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Systematic review of the effect of fusion added to discectomy compared with discectomy alone for lumbar disk prolapse surgery

Authors Botelho R, Cardoso TL, Bernardo WM

Published 16 December 2011 Volume 2011:4 Pages 65—71

DOI https://doi.org/10.2147/OAS.S25177

Review by Single anonymous peer review

Peer reviewer comments 2


Ricardo Vieira Botelho1,2, Thiago Lusvarghi Cardoso2, Wanderley Marques Bernardo3,4
1Neurosurgical Service, Hospital do Servidor Público do Estado de São Paulo; 2Faculdade de Medicina, Universidade Cidade de São Paulo (UNICID); 3Faculdade de Medicina, Universidade Lusíadas (UNILUS), Santos; 4Hospital das Clinicas da Universidade de São Paulo, São Paulo, Brazil

Introduction: Lumbar disk herniation is the pathologic condition most commonly responsible for radicular pain, and the condition for which lumbar surgery is performed most frequently. Fusion in the lumbar spine, which is associated with surgical treatment of disk prolapse, has been discussed since the beginning of the contemporary era of lumbar spine surgery. It is questionable whether or not fusion would address the potential effects in the evolutive degenerative process in the years following the surgery. A systematic review of controlled studies was conducted to clarify the effect of fusion.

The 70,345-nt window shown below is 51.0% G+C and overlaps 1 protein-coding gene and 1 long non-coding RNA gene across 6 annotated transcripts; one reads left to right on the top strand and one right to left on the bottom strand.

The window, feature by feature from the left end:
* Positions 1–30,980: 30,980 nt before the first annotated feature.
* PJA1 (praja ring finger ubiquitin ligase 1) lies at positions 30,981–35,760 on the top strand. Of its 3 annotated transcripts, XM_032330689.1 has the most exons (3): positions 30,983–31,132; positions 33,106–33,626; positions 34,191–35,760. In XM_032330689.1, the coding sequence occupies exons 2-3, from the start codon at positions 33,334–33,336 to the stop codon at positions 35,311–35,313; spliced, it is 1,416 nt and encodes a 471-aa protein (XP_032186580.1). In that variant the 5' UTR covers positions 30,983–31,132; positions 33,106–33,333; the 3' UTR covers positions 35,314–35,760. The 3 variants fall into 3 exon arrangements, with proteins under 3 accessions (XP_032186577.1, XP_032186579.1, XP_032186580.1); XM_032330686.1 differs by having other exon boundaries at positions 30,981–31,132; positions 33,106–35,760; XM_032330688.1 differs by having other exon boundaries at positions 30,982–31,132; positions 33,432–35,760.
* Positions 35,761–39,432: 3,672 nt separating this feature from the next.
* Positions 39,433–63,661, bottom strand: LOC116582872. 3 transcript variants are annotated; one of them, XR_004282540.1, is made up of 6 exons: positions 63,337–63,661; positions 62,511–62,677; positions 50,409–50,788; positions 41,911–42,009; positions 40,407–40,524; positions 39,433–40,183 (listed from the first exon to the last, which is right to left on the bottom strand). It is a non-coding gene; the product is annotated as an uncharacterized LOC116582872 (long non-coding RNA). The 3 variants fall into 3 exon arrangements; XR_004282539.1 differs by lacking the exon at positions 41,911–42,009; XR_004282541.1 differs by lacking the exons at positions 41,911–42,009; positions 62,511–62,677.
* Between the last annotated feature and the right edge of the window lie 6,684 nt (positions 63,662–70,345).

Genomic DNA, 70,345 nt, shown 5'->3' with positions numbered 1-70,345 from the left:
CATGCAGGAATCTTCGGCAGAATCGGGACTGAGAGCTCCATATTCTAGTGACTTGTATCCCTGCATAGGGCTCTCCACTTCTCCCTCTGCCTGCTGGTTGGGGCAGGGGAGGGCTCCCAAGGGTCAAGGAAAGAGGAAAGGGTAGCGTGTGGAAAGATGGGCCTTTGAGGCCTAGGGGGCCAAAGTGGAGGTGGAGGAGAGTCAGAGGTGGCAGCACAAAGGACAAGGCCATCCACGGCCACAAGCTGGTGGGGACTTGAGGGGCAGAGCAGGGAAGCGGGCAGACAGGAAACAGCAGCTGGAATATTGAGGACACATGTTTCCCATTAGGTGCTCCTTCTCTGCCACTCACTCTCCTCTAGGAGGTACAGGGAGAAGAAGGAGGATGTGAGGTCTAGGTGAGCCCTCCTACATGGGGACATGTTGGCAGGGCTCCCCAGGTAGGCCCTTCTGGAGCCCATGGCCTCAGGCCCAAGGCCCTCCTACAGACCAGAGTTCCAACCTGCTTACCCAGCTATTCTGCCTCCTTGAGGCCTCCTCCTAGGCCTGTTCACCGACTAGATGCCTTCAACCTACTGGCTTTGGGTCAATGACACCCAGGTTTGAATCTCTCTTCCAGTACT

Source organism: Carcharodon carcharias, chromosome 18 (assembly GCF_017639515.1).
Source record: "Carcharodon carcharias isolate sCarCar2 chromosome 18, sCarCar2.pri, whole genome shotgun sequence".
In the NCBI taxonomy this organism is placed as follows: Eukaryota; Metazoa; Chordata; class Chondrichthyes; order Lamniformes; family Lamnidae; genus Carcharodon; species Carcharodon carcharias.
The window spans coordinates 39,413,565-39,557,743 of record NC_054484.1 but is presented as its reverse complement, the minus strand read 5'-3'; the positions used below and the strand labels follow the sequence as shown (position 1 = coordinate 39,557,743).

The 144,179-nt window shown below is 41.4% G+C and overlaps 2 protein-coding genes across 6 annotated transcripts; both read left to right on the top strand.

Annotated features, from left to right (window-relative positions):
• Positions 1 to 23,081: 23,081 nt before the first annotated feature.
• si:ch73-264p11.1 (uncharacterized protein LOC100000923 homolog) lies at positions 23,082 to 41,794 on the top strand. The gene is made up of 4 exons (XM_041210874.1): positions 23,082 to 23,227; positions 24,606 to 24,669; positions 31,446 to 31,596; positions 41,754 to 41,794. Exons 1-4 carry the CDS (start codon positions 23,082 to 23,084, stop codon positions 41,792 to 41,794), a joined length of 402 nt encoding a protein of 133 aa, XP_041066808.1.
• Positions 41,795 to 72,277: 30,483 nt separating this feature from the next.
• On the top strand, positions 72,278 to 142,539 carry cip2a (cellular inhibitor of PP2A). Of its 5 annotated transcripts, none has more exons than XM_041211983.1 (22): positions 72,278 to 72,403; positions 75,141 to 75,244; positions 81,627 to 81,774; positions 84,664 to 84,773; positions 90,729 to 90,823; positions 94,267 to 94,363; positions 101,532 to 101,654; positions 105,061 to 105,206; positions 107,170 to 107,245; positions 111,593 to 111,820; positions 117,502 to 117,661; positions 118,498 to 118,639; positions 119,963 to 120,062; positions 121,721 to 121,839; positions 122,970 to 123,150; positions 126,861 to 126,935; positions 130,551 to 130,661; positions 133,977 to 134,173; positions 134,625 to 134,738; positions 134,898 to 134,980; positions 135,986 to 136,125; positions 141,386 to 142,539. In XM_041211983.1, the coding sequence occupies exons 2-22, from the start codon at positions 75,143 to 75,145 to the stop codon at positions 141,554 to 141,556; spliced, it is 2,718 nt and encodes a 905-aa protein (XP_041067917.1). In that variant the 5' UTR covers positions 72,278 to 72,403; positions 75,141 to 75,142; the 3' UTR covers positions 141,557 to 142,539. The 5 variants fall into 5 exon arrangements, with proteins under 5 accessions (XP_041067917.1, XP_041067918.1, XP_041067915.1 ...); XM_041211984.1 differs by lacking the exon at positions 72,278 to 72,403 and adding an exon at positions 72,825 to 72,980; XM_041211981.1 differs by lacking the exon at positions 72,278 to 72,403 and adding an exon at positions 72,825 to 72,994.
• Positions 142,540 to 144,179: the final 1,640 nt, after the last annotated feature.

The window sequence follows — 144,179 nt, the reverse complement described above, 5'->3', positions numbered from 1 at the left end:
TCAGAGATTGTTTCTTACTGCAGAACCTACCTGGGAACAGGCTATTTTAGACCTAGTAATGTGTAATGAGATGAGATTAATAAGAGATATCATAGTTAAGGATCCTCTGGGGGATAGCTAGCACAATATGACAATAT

Methods: An evidenced-based practice systematic method called the PICO was used to search the best evidence in MEDLINE using PubMed tools.
Results: Only retrospective comparative studies were found, and they revealed superior long-term results in outcomes such as satisfactory rates, recurrence of disk herniation, and chronic low back rates for a fusion group of patients.
Discussion: Several papers have concluded that there is conflictive evidence of the role for fusion in surgery for lumbar herniated disks. For the first time, this conflictive evidence has been clarified by means of systematic review and meta-analysis.
Conclusion: There were substantial statistical heterogeneous results favoring spinal fusion in surgery for lumbar disk herniation, producing conflictive evidence to support fusion as an option.

Keywords: intervertebral disk displacement, lumbar vertebrae, surgical procedures, discectomy, spinal fusion, treatment outcome

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